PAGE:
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Destroy Plateaus and Sticking Points with Isometric Contractions
There is no better way to breakthrough a plateau than using Isometric Contractions. Let me define an Isometric Contraction before we get too deep into the conversation. As Isometric Contraction is when the muscle tenses, but the length doesn’t change. Bruce Lee talked a lot about Isometric Contractions. He would press his hands together or against a wall to strengthen his muscles.
Most people center their training around concentric (Muscle contracts to shorten) and eccentric contractions (muscle lengthens) as well they should, but nothing recruits more fibers than Isometric Contractions. However, the massive amounts of fiber recruitment only strengthens the specific joint angle being worked, which is where a lot of people dismiss the training all together.
Once again you shouldn’t throw out the baby with the bath water. As Mel Siff stated in his book Supertraining:
“…isometric training also produces significant strength increase over a range of up to as much as 15 degrees on either side of the training angle. Moreover, as with all strength measurements, there is a specific force or torque versus joint angle curve for each type of muscle contraction, so that it is highly unlikely that a strength increase would be confined to a very precise angle and nowhere else in the range.”
As you can see here, not only are you strengthening the angle of the joint being worked, but you are also strengthening 15 degrees each way. Also he says that it is unlikely that it doesn’t strengthen the entire range of motion somewhat, so the bottom line is Isometric Contractions work for strength.
Charles Poliquin wrote about Isometric training years ago. I got a chance to work closely with him back in the late 90’s, which led me to try out some of his Isometric work. This led to some major gains in the bench press. Based on his recommendations, I used a power rack to perform Isometric Contractions at various joint angles of the bench press like 6” off the chest, 12” off the chest, and a few inches before lockout. I performed multiple sets, reps, and contractions at each section of the lift. It was a long but effective workout.
I would use this type of training to either breakthrough plateaus in training, or to strengthen sticking points that might be occurring during the lift. Here is a sample workout:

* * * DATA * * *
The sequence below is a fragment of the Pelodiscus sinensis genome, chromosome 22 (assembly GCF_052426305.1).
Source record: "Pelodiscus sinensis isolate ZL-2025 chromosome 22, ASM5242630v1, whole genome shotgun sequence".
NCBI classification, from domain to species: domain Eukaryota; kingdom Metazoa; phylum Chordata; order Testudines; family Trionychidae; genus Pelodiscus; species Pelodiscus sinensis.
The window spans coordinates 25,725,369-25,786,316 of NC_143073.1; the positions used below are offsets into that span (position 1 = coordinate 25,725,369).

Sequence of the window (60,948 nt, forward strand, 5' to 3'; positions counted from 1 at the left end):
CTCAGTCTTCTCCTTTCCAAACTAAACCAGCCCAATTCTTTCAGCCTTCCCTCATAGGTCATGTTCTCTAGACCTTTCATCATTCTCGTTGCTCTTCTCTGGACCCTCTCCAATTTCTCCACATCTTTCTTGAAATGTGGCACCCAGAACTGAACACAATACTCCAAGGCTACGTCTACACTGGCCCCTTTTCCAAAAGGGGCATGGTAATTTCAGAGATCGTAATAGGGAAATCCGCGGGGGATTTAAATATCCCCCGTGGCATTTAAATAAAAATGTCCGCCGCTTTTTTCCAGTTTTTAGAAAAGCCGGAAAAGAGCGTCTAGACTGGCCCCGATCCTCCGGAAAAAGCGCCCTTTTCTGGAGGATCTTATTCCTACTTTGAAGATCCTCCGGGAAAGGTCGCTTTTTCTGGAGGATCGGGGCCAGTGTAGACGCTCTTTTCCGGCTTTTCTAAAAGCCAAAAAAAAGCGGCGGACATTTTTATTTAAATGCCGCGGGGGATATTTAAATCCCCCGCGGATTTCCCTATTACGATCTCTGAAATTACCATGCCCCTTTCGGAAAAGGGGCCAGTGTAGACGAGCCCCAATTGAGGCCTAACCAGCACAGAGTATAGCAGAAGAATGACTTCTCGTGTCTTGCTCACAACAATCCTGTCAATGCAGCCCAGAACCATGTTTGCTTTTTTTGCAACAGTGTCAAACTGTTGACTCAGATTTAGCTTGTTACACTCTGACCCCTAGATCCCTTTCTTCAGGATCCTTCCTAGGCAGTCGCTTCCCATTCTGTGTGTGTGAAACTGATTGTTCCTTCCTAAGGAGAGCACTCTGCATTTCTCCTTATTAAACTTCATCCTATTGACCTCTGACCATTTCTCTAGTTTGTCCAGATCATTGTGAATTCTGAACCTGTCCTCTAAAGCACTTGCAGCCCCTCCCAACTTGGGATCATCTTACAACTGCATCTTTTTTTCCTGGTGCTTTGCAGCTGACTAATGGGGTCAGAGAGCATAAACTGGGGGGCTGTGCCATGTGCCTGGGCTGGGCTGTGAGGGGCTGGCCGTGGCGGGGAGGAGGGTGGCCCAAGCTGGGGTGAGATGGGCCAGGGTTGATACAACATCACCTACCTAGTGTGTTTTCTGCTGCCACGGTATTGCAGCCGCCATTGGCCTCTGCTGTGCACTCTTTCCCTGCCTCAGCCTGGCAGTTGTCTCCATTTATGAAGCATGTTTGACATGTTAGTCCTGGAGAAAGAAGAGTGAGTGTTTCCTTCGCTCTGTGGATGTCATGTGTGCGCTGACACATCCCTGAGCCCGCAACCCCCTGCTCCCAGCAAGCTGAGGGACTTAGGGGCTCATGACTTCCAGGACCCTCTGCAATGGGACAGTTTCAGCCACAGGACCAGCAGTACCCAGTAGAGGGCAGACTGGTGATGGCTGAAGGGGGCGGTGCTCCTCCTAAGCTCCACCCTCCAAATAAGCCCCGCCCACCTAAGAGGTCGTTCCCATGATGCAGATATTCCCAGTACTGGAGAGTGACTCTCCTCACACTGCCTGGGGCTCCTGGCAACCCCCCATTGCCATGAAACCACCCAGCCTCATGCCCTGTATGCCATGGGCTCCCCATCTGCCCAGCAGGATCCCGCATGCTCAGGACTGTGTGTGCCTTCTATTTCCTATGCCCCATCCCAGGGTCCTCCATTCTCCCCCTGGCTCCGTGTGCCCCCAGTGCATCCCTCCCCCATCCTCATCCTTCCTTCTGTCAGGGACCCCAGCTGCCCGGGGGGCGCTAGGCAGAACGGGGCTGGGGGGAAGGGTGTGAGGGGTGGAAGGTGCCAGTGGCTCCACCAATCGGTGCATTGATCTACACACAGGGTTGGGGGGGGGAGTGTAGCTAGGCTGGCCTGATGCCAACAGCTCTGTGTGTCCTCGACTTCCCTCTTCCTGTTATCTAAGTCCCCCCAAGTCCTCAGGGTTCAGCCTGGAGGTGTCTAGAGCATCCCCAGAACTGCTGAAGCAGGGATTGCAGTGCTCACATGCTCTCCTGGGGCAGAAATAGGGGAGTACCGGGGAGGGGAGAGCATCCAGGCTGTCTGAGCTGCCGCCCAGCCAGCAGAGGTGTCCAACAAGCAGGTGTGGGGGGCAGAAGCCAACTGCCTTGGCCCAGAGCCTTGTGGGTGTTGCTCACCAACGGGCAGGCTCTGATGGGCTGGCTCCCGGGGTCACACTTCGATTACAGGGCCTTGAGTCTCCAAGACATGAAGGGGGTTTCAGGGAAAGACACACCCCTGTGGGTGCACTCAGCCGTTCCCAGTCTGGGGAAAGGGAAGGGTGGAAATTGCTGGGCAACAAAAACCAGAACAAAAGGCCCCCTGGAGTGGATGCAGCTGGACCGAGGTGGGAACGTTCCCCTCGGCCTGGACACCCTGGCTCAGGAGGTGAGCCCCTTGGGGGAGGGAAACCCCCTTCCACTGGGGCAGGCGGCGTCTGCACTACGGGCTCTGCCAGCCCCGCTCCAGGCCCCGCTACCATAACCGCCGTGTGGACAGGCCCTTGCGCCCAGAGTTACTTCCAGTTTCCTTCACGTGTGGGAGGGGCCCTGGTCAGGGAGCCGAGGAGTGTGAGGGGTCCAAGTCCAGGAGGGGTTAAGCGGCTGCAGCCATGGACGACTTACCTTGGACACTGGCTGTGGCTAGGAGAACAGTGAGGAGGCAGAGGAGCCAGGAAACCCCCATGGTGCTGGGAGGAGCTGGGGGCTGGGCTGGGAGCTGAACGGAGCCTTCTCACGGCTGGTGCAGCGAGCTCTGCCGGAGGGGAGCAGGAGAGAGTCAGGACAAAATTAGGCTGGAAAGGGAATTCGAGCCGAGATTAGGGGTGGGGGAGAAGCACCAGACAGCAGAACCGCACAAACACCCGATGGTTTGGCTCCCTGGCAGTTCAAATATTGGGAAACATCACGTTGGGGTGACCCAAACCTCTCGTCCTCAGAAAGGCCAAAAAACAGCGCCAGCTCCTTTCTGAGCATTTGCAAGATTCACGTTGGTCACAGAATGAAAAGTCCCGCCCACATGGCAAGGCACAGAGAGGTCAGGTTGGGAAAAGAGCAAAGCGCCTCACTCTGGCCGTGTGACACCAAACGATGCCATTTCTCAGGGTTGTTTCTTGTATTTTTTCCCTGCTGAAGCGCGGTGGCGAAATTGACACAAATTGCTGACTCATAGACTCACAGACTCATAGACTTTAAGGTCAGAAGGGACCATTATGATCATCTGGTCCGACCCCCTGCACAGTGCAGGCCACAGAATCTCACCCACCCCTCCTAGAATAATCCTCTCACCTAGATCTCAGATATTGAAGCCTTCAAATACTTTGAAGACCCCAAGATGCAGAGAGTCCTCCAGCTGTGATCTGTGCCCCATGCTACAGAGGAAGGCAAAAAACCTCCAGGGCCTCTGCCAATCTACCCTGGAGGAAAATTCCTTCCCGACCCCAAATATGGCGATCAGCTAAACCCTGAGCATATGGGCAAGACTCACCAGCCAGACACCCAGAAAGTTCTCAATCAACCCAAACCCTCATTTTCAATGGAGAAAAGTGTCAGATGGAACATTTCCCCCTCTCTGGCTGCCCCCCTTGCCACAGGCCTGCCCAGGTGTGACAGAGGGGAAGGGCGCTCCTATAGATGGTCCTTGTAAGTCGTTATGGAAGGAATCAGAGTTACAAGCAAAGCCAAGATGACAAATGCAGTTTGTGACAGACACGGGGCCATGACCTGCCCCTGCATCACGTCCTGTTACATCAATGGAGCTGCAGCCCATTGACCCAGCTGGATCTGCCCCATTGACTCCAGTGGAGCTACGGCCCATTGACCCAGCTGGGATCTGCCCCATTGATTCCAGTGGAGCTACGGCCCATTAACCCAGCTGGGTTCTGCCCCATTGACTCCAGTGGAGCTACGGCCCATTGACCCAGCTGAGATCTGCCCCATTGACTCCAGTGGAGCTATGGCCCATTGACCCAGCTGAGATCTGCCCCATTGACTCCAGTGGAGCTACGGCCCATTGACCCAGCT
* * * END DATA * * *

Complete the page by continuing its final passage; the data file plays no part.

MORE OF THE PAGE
Bottom to 6″ 3×5 5 second holds
6″ to 12″ 3×5 5 second holds
12″ to 18″ 3×5 5 second holds
Chest to 4-6″ 3×5 5 second holds
4-6″ to 10-12″ 3×5 5 second holds
10-12″ to 2″ before lockout 3×5 5 second holds
Floor to 2-4″ 3×5 5 second Holds
2″ to Knee 3×5 5 second holds
Knee to 2″ before lockout 3×5 5 second Holds
Bottom to 6″ 3×3 8 second holds
6″ to 12″ 3×3 8 second holds
12″ to 18″ 3×3 8 second holds
Chest to 4-6″ 3×3 8 second holds
4-6″ to 10-12″ 3×3 8 second holds
10-12″ to 2″ before lockout 3×3 8 second holds
Floor to 2-4″ 3×3 8 second Holds
2″ to Knee 3×3 8 second Holds
Knee to 2″ before lockout 3×3 8 second Holds
Bottom to 6″ 3×3 5 second holds
6″ to 12″ 3×3 5 second holds
12″ to 18″ 3×3 5 second holds
Chest to 4-6″ 3×3 5 second holds
4-6″ to 10-12″ 3×3 5 second holds
10-12″ to 2″ before lockout 3×3 5 second holds
Floor to 2-4″ 3×3 5 second Holds
2″ to Knee 3×3 5 second Holds
Knee to 2″ before lockout 3×3 5 second Holds
This is a great off-season workout for anyone. Almost any exercise can be used, but I chose the big 3 squat, bench, and deadlift. You could use the same system for Snatch Pulls, Clean Pulls, Standing Presses, or any other movement that might assist Olympic weightlifters. You perform one of these exercises per day with maybe one or two assistance movements afterwards. One exercise is 9 sets all by itself, so you won’t have a lot of time or desire to do a lot of work afterwards.
Obviously you will need a power rack with two sets of safety pins (one to hold the weight and one to press against). I recommend starting on the lighter side and gradually working up. The key is to pick a weight that you can keep pressed against the pins the entire time. If the weight is moving on and off the pins during the 5-8 second contraction, then it’s no longer an isometric contraction.
Have fun with this workout, and let me know the results. I would stay with this program 3-7 weeks. It’s written for 7 weeks. If you have a long enough off-season, then I would definitely perform the entire 7 weeks. If you have a sticking spot that won’t go away, then fix it with Isometric Contractions. It’s the fastest and easiest way.
Remember on September 17th-18th we will be hosting the Mash Barbell Picnic” on the Farm. Weightlifting Day 1 and Powerlifting Day 2, but more importantly hanging out together the entire weekend. Check it out below: